By Bridget Sibanda
IT is a show that would make the devil smile.
Beautiful young ladies who would ent
er without any debate if looks and dressing were a passport to heaven prowl Tropicana Club in the capital city of Zimbabwe.
Their mission is only complete when they have cash in their pockets.
Clad in skimpy outfits, one would be forgiven for believing this to be a fashion show. The majority wear bouncy body tops and flesh-hugging hipster jeans, while others put on transparent blouses.
It’s a tight contest.
Scratch the surface of this façade and you discover that below is a female student trying to fight above her weight to attract customers in the smoke-filled nightclub.
It’s hard to pick one as the best but it’s easy to tell that these are business-minded people.
Shimmy-shammying their lower backsides in suggestive movements or intermittently freshening their make-up, they chatter as if absent-mindedly about nothing in particular.
Discuss the price of sex and faces suddenly light up.
This is the dilemma of college students who engage in the oldest profession of hawking sex to meet or augment inadequate financial grants at tertiary institutions.
It takes more than just a hard look to convince one that these are hard-pressed students the way they dress.
Chipo Machenjedza, a second year human resources student at the University of Zimbabwe, whose parents perished in a car accident in 2000, explained how she got entrapped in commercial sex.
“I came to Harare three years ago without any intention of joining prostitution.”
Chipo says her uncle adopted her and two of her siblings, sending them all to school.
“I passed ‘A’ level and secured a place at UZ,” she explains.
But tragedy struck again for Chipo.
“Last year my uncle died after a short illness and my aunt could not afford the fees for the three of us as well as for her own children because she is unemployed,” Chipo says.
“Naturally I risked dropping out of college until a friend at college introduced me to this profession.”
Chipo says she finds it worth the risk since she is able to pay her fees and those of her two brothers.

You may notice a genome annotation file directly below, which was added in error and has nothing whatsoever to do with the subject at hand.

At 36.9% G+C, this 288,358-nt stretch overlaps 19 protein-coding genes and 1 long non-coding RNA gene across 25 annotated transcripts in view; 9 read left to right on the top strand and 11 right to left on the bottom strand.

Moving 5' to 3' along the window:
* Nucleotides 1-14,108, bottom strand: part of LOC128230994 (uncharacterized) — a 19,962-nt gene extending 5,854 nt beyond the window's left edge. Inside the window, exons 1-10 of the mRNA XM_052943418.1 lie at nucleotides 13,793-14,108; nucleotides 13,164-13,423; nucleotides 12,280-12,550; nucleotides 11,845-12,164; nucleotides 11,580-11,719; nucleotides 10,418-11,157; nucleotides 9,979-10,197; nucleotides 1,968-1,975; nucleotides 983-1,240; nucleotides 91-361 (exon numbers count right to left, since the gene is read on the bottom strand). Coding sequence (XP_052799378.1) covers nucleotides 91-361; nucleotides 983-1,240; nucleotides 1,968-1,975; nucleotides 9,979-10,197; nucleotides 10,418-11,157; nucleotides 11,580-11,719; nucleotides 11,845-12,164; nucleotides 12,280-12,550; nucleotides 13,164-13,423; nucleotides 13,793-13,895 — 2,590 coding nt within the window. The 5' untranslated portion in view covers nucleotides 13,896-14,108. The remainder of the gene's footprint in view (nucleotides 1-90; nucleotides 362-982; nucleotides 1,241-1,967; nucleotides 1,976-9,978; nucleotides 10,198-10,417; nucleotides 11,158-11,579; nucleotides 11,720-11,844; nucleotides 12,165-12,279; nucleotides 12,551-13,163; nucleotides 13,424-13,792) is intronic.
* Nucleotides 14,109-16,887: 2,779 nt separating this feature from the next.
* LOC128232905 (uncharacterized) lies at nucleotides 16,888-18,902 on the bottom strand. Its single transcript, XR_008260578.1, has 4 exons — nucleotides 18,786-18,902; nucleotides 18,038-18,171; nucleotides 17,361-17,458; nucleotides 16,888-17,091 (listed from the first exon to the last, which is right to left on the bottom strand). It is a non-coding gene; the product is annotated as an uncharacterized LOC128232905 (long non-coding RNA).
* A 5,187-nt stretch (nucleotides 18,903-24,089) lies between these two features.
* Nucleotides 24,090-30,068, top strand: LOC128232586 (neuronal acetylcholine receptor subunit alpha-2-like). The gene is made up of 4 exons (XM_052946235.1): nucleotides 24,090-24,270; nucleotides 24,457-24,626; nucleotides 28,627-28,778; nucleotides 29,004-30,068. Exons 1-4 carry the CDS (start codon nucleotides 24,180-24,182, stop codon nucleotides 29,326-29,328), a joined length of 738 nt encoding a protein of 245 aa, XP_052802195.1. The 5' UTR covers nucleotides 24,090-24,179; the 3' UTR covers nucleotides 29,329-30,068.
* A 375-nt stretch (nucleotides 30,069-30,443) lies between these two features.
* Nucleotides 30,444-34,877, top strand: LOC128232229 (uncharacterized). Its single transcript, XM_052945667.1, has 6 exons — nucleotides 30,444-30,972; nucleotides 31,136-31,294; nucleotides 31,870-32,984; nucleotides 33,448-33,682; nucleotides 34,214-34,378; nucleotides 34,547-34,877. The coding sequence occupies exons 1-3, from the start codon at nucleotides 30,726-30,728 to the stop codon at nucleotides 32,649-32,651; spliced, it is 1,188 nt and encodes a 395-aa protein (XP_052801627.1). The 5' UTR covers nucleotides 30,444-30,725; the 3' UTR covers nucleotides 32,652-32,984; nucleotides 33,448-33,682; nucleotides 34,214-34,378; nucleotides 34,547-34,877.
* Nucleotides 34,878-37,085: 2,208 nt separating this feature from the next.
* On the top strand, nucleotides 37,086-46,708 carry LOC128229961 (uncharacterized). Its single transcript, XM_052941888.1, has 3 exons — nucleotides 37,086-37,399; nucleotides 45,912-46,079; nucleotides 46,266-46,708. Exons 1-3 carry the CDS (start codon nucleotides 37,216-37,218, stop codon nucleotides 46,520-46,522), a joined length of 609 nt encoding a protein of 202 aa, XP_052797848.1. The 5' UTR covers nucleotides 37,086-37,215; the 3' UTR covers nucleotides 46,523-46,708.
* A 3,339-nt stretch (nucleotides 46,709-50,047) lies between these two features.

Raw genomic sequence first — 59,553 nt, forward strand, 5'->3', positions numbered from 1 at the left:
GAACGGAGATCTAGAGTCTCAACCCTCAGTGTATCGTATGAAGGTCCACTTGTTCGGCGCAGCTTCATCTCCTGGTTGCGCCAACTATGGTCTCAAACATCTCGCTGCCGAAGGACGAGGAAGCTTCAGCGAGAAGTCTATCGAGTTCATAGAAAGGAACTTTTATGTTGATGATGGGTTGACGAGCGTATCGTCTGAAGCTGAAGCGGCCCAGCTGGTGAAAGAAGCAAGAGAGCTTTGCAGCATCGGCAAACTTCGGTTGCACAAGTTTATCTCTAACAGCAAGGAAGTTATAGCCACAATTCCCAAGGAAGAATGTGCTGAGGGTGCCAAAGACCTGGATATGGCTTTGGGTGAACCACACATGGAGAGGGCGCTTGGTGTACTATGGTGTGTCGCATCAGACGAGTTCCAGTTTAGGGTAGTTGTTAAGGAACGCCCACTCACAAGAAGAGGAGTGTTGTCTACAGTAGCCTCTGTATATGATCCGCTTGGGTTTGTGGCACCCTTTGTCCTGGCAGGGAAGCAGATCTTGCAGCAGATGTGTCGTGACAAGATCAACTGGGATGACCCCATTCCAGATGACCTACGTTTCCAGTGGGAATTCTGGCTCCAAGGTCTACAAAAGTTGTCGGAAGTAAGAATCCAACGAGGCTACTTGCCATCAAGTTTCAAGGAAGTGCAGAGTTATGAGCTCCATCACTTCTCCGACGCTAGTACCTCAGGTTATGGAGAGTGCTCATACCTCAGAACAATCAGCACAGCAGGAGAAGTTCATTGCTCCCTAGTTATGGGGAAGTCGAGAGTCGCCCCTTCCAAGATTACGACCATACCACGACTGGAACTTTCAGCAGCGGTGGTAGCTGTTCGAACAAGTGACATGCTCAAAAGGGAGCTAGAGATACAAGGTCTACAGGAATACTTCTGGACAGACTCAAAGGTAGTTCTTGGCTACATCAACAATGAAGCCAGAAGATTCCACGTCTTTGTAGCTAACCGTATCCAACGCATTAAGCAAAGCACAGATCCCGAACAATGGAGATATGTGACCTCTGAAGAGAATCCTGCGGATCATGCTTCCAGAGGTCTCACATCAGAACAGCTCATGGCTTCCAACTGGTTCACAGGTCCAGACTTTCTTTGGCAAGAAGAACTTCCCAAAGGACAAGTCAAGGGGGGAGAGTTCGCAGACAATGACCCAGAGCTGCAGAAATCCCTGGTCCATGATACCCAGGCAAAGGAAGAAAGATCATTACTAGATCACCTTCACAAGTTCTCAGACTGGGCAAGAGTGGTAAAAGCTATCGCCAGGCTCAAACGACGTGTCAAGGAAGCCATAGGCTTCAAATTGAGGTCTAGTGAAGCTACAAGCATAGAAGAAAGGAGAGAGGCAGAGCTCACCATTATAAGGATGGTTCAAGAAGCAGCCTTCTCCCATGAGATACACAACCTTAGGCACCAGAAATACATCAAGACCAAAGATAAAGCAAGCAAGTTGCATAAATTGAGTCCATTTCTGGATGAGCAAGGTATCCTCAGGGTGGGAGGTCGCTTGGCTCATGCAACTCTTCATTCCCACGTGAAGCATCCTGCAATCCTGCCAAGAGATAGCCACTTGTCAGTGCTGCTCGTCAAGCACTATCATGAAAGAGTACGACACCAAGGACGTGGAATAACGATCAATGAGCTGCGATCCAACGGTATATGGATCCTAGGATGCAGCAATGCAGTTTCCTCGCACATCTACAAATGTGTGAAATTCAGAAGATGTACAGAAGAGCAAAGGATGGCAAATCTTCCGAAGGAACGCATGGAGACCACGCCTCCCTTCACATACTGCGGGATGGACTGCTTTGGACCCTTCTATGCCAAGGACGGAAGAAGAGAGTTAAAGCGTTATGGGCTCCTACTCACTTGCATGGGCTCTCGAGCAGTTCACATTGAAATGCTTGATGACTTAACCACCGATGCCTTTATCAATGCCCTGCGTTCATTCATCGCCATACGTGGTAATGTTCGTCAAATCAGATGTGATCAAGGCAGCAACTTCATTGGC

But she admits her conscience is permanently in turmoil.
“Prostitution is a disreputable profession. But what else could I do when I was on the verge of starvation and dropping out of college?” Chipo asked. “And business is not bad at all,” she adds.
Chipo reveals that most of her clients are businessmen.
“Businessmen are good clients because they pay handsomely for services. At times they give me more than I would have charged. Besides they take us to expensive hotels for the night.”
She stops and takes a long sip from a bottle of beer.
“Life is difficult for us and the loans that government gives us at college are meaningless. The money is not enough to sustain one for a month. So we have to find alternative sources,” Chipo said.
Other female students in similar predicaments interviewed at the UZ said men pay “huge amounts of money for unprotected sex”.
Both male and female students at tertiary institutions are reportedly involved in transactional sex for luxury goods.
“It is common knowledge that students live on shoestring budgets and are likely to be tempted by any monetary inducements from older lovers,” said Tatenda Muloyi, a student at Harare Polytechnic.
A new phenomenon, known in the students’ language as the “slave trade syndrome” has also arisen.
Male students are used as “procurers” of female partners for older men in return for money, tickets to live shows or nightclubs, as well as food.
And because most universities and colleges cannot provide accommodation for all students, many have to rent accommodation in nearby working-class suburbs.
A room costs between $2 million and $3 million a month and often four students are forced to share a room at $2 million each.
Female students have resorted to cohabitation with older men who rent them a flat or a house in return for sex.
Karen Takaro (22), a business studies student from Midlands State University, says she needs about $2,5 million for rent a month, money for food and transport from town to college every day.
She says her parents cannot afford to pay all this plus tuition fees.
“Last semester we paid $28 million and next semester I’m told we will be paying about $120 million.”
Karen openly admits: “To help myself I engaged in prostitution so that I supplement the grants we are given at school. For a two-hour session I charge $2 million and for the whole night I need about $6 million.”
Despite the great risk of contracting the HIV virus, the students are prepared to engage in unprotected sex when clients insist.
The number of girls who are engaged in prostitution is increasing, reflecting the deepening economic and social crisis gripping Zimbabwe since 2000.
Recently concerned parents met at Stodart Hall in Harare for public discussion on the rising cost of education in Zimbabwe and its implications on national development. Speakers agreed that government had lost its moral legitimacy by increasing tuition fees to levels that prohibit a majority of students from attaining professional academic education, a reversal of a fundamental tool for development.
In a report presented to parliament recently, the portfolio committee on Education, Sport and Culture chaired by MDC legislator for Seke, Fidelis Mhashu, noted that a number of both female and male students had quit their studies over the past few months because they could no longer afford to pay their fees.
The committee said 34 students had dropped out of their studies at Midlands State University as they could no longer afford the fees.
Economic hardships brought about by the recent increase in tuition fees at state universities and colleges have driven female students into prostitution to make ends meet, the committee heard.
“Some female students have been forced to resort to cohabiting and prostitution to raise money. Education is now a preserve for the rich,” says the parliamentary report.